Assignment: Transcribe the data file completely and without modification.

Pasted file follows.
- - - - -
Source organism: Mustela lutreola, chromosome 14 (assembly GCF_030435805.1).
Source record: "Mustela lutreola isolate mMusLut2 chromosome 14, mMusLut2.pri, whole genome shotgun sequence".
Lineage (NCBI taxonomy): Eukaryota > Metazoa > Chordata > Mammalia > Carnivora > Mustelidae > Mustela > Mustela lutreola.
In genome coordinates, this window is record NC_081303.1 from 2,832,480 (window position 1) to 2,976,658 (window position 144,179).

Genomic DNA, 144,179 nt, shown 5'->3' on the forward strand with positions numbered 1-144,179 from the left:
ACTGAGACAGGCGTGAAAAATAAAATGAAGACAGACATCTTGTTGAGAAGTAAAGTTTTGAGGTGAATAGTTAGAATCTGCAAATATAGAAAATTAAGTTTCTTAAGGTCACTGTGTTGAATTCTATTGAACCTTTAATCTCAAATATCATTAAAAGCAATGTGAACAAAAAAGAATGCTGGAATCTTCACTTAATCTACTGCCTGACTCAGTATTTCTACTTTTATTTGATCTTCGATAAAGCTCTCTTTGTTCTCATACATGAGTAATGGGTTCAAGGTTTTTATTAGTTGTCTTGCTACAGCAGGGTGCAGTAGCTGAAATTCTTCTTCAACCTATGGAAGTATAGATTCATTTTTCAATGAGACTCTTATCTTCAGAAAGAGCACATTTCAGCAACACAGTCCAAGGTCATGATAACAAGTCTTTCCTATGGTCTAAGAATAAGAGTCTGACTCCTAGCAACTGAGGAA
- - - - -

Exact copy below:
Source organism: Mustela lutreola, chromosome 14 (assembly GCF_030435805.1).
Source record: "Mustela lutreola isolate mMusLut2 chromosome 14, mMusLut2.pri, whole genome shotgun sequence".
Lineage (NCBI taxonomy): Eukaryota > Metazoa > Chordata > Mammalia > Carnivora > Mustelidae > Mustela > Mustela lutreola.
In genome coordinates, this window is record NC_081303.1 from 2,832,480 (window position 1) to 2,976,658 (window position 144,179).

Genomic DNA, 144,179 nt, shown 5'->3' on the forward strand with positions numbered 1-144,179 from the left:
ACTGAGACAGGCGTGAAAAATAAAATGAAGACAGACATCTTGTTGAGAAGTAAAGTTTTGAGGTGAATAGTTAGAATCTGCAAATATAGAAAATTAAGTTTCTTAAGGTCACTGTGTTGAATTCTATTGAACCTTTAATCTCAAATATCATTAAAAGCAATGTGAACAAAAAAGAATGCTGGAATCTTCACTTAATCTACTGCCTGACTCAGTATTTCTACTTTTATTTGATCTTCGATAAAGCTCTCTTTGTTCTCATACATGAGTAATGGGTTCAAGGTTTTTATTAGTTGTCTTGCTACAGCAGGGTGCAGTAGCTGAAATTCTTCTTCAACCTATGGAAGTATAGATTCATTTTTCAATGAGACTCTTATCTTCAGAAAGAGCACATTTCAGCAACACAGTCCAAGGTCATGATAACAAGTCTTTCCTATGGTCTAAGAATAAGAGTCTGACTCCTAGCAACTGAGGAA